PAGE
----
The material swirled around the black hole, forming a small and temporary accretion disk. Observations indicate that for a short time, two beams of matter and energy called jets erupted from
the doomed star the black hole, and it was the flash of tremendous energy from this that triggered Swift, and a flurry of observations from other telescopes cascaded from that.
It’s not certain that this is actually what happened so far away in the core of that far-flung galaxy, but it does fit what’s seen so far (and at least one other star has been seen to have been eaten by a black hole before). It also predicts that radio emission from the event will be highly variable, and that the visible brightness should brighten again over the next few weeks. Astronomers are eagerly observing this distant event to see if their ideas will still hold true as time goes on, or if more surprises are in store.
And I need to add something to this story. I used to work on Fermi and Swift, writing educational stories and activities based on their observations, but that was many years ago. I don’t keep up with their daily doings so much.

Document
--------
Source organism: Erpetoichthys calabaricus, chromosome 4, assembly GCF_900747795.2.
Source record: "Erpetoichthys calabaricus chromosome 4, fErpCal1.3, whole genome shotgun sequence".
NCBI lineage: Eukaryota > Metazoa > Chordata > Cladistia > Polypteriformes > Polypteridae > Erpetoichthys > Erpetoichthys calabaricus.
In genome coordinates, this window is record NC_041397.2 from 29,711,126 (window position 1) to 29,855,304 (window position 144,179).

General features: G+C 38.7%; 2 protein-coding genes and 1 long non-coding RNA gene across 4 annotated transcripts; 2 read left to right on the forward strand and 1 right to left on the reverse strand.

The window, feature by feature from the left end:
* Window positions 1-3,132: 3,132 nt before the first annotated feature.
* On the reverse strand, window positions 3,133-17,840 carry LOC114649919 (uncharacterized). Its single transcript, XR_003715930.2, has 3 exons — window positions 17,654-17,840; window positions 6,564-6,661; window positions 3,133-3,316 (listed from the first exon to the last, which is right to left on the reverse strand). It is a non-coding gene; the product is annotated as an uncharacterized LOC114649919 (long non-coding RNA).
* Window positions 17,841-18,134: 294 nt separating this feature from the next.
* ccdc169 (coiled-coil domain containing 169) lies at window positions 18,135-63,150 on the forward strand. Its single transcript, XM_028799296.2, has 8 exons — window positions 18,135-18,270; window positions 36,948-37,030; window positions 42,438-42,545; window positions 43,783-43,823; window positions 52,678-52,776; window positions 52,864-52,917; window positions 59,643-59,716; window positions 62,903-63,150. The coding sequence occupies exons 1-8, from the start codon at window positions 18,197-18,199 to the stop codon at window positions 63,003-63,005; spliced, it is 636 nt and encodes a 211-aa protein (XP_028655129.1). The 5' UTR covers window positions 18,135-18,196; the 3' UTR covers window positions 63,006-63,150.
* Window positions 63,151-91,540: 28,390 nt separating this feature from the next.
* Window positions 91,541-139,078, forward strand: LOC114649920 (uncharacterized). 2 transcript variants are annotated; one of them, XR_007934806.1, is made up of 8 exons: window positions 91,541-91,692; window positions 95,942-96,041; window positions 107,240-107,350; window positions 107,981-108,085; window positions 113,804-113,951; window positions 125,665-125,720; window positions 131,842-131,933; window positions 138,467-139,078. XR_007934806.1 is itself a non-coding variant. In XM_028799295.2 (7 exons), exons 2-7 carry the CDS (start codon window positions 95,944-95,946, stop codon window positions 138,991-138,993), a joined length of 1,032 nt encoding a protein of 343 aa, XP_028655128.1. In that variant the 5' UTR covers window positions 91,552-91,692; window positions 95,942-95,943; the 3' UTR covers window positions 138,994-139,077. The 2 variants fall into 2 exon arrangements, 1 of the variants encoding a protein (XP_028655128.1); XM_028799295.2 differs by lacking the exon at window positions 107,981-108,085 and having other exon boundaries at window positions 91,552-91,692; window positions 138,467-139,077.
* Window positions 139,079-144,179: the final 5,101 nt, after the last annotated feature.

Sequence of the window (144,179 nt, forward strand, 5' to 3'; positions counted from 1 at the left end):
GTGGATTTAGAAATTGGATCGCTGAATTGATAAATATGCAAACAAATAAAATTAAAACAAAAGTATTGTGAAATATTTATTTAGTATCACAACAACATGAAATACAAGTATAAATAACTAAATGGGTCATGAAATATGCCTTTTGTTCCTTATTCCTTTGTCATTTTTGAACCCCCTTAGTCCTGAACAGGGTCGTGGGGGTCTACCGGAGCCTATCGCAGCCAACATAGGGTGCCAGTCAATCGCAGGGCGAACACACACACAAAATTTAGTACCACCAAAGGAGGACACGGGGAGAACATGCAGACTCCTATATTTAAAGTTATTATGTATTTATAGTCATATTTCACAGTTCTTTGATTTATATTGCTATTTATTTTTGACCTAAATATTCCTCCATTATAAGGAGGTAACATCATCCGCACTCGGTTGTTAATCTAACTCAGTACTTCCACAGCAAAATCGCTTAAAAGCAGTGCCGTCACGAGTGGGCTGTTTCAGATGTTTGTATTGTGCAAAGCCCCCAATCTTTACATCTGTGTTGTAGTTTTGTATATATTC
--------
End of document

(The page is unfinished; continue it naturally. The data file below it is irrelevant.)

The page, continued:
I actually found out about GRB 110328A when I got an email the other day from my friend Adria Updike, who observes GRBs. She told me an amazing thing: a colleague of hers, PhD candidate Alexander Kann, started a thread on the Bad Astronomy/Universe Today Bulletin Board about the GRB. BAUT, as we call the board, was started by my friend Fraser Cain of Universe Today and myself, hence the name of the board.
Another astronomer friend of mine, Bill Keel, is also a BAUT member. He read the thread, and used the SARA 1-meter telescope at Kitt Peak, Arizona, to observe the burst:
On the left is his observation on April 1, and on the right on April 4. The position of GRB 110328A is circled. As you can see, it was pretty faint. It has apparently faded somewhat over the three day interval — which is expected; the initial event (a star getting torn apart! I can’t get over that!) released a huge flash of energy which faded over time. It’s hard to see in the two images because the burst looks about the same brightness, but the second observation had a longer exposure time (you can see fainter stars in it), so the source did fade.